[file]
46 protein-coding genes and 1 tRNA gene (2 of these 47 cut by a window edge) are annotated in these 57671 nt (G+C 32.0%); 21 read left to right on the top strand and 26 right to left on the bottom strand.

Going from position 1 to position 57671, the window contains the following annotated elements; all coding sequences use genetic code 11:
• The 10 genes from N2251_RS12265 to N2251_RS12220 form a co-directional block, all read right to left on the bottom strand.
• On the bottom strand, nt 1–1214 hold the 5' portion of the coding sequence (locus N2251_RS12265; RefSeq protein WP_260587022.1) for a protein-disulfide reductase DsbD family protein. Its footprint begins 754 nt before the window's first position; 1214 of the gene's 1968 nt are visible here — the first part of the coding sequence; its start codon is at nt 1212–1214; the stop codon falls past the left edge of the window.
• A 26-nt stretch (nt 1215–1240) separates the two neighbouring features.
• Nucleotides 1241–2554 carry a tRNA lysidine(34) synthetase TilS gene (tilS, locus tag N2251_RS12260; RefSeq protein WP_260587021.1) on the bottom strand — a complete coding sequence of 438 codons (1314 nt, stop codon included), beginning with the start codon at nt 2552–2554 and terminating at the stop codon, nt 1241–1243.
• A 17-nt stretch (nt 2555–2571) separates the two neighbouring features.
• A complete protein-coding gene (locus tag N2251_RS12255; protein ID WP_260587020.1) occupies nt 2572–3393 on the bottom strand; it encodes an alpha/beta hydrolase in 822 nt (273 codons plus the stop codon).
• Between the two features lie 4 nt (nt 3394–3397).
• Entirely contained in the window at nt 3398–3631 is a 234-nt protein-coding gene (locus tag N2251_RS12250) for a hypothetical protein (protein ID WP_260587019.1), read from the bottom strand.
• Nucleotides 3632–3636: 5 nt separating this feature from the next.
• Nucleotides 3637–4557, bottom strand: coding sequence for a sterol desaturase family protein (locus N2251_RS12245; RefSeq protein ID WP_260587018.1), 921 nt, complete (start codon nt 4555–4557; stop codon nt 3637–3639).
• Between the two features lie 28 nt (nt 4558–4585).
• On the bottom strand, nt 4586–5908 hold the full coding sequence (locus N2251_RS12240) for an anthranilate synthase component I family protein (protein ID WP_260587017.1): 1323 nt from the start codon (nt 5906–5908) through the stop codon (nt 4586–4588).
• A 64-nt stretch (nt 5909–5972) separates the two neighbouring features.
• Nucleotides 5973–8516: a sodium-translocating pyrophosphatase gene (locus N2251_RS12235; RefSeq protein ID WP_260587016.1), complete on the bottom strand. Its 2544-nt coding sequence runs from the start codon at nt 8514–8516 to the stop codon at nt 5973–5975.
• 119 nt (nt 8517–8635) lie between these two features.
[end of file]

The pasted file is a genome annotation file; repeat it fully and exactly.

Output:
46 protein-coding genes and 1 tRNA gene (2 of these 47 cut by a window edge) are annotated in these 57671 nt (G+C 32.0%); 21 read left to right on the top strand and 26 right to left on the bottom strand.

Going from position 1 to position 57671, the window contains the following annotated elements; all coding sequences use genetic code 11:
• The 10 genes from N2251_RS12265 to N2251_RS12220 form a co-directional block, all read right to left on the bottom strand.
• On the bottom strand, nt 1–1214 hold the 5' portion of the coding sequence (locus N2251_RS12265; RefSeq protein WP_260587022.1) for a protein-disulfide reductase DsbD family protein. Its footprint begins 754 nt before the window's first position; 1214 of the gene's 1968 nt are visible here — the first part of the coding sequence; its start codon is at nt 1212–1214; the stop codon falls past the left edge of the window.
• A 26-nt stretch (nt 1215–1240) separates the two neighbouring features.
• Nucleotides 1241–2554 carry a tRNA lysidine(34) synthetase TilS gene (tilS, locus tag N2251_RS12260; RefSeq protein WP_260587021.1) on the bottom strand — a complete coding sequence of 438 codons (1314 nt, stop codon included), beginning with the start codon at nt 2552–2554 and terminating at the stop codon, nt 1241–1243.
• A 17-nt stretch (nt 2555–2571) separates the two neighbouring features.
• A complete protein-coding gene (locus tag N2251_RS12255; protein ID WP_260587020.1) occupies nt 2572–3393 on the bottom strand; it encodes an alpha/beta hydrolase in 822 nt (273 codons plus the stop codon).
• Between the two features lie 4 nt (nt 3394–3397).
• Entirely contained in the window at nt 3398–3631 is a 234-nt protein-coding gene (locus tag N2251_RS12250) for a hypothetical protein (protein ID WP_260587019.1), read from the bottom strand.
• Nucleotides 3632–3636: 5 nt separating this feature from the next.
• Nucleotides 3637–4557, bottom strand: coding sequence for a sterol desaturase family protein (locus N2251_RS12245; RefSeq protein ID WP_260587018.1), 921 nt, complete (start codon nt 4555–4557; stop codon nt 3637–3639).
• Between the two features lie 28 nt (nt 4558–4585).
• On the bottom strand, nt 4586–5908 hold the full coding sequence (locus N2251_RS12240) for an anthranilate synthase component I family protein (protein ID WP_260587017.1): 1323 nt from the start codon (nt 5906–5908) through the stop codon (nt 4586–4588).
• A 64-nt stretch (nt 5909–5972) separates the two neighbouring features.
• Nucleotides 5973–8516: a sodium-translocating pyrophosphatase gene (locus N2251_RS12235; RefSeq protein ID WP_260587016.1), complete on the bottom strand. Its 2544-nt coding sequence runs from the start codon at nt 8514–8516 to the stop codon at nt 5973–5975.
• 119 nt (nt 8517–8635) lie between these two features.